legal defense for defending a woman

« Back to Home

Charged With Larceny? See If One Of These Defenses Might Help

Posted on

Being charged with larceny is no laughing matter. You could be facing serious consequences if found guilty. However, those who are charged with this crime can argue any number of defenses in a court of law. Prosecutors have to prove that the individual committed every part of the crime. Once the defendant casts some form of doubt on their case, it opens the way for an acquittal. Larceny is essentially taking someone else's property with the intention of not giving it back to them at some point in time. Here are some of the commonly used defenses by those being charged with this crime.

A belief that the defendant owned the property.

You can't be convicted of larceny if the property you are taking is your own. If you honestly felt that the item in question was your own or you felt you had a right to use it, you haven't participated in larceny. Even if your belief isn't reasonable, you can still claim this defense. It is up to you to show that you honestly believed that you were entitled to use the item. This is where it might be a little difficult to prove with evidence.

You were the victim of entrapment.

Oftentimes, those who are charged with larceny will claim they are the victim of entrapment. This occurs whenever someone gets someone who is innocent to commit a crime that is out of character for them. In cases like these, police officers will convince individuals to steal items that the individual normally never would have done. For the individual claiming entrapment, they cannot have had any previous inclination to go out and commit the crime in question. The only reason they did so is because they were enticed into doing so.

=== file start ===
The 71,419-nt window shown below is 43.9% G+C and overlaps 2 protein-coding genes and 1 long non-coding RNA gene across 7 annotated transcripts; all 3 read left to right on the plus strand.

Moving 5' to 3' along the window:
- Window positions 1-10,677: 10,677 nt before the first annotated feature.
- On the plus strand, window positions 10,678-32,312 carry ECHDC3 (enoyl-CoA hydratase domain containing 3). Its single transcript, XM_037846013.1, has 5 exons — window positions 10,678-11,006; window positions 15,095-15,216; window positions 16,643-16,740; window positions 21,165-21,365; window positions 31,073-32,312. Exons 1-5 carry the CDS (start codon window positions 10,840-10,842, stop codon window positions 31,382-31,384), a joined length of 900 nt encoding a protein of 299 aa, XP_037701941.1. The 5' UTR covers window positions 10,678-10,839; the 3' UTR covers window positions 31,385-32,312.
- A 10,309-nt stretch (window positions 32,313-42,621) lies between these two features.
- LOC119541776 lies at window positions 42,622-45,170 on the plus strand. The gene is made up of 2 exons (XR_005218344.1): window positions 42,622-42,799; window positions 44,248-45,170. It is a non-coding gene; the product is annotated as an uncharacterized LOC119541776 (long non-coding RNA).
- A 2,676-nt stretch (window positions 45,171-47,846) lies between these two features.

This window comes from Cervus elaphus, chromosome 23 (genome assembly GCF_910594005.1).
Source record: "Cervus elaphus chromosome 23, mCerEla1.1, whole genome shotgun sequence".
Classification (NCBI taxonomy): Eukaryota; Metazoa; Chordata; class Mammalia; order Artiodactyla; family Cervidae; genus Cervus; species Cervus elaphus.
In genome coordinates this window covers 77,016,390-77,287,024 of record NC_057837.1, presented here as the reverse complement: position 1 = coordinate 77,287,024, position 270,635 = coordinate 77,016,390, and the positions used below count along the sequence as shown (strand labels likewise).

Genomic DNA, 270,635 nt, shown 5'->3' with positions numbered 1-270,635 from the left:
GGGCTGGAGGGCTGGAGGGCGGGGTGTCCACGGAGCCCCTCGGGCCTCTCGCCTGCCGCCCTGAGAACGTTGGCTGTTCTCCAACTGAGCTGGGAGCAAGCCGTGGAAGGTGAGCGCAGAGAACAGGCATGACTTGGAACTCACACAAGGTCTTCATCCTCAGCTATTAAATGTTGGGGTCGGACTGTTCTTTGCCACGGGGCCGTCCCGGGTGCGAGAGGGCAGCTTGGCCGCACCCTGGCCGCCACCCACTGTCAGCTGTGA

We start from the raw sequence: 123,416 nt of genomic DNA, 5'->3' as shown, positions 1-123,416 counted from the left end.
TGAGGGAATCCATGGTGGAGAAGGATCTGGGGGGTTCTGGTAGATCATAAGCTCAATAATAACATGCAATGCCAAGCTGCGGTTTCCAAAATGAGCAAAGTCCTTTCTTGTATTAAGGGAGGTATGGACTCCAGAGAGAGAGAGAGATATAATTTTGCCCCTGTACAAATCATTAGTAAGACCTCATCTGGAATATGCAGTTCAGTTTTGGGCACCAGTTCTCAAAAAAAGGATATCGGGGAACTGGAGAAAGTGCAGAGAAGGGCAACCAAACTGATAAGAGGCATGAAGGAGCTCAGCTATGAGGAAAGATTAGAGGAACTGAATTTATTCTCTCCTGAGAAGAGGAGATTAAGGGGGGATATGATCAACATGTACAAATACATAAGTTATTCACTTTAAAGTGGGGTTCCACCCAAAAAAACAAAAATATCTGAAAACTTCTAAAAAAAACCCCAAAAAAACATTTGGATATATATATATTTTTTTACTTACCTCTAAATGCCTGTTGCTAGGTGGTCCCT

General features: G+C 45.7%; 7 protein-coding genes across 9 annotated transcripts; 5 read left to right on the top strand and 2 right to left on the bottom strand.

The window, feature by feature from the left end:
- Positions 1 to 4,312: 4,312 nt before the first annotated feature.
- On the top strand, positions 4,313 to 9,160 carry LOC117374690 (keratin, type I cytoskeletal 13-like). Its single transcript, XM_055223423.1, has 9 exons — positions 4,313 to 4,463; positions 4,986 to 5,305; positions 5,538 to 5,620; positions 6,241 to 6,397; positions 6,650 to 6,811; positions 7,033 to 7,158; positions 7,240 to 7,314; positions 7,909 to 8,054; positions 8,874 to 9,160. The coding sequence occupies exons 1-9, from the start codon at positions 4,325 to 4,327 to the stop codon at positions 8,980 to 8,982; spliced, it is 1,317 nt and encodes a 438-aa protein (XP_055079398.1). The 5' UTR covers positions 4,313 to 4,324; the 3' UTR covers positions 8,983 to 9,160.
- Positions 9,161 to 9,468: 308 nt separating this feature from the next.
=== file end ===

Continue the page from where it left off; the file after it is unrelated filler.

The defendant had the consent of the owner.

While taking something that doesn't belong to you is one of the main components of committing a larceny, that doesn't apply if you were given permission from the owner. This can occur in a number of different ways. For example, if a property owner asks you to pretend like you robbed them of their property for the sole purpose of getting insurance money, it would constitute consent. You cannot be convicted of a larceny when the property owner told you to take it. However, you could be on the line for insurance fraud.

Just because you have been charged with a crime, that doesn't mean you are sunk. Speak with a good criminal defense lawyer to go over what you can do to fight the pending charges.

To learn more, contact a lawyer like Russ Jones Attorney At Law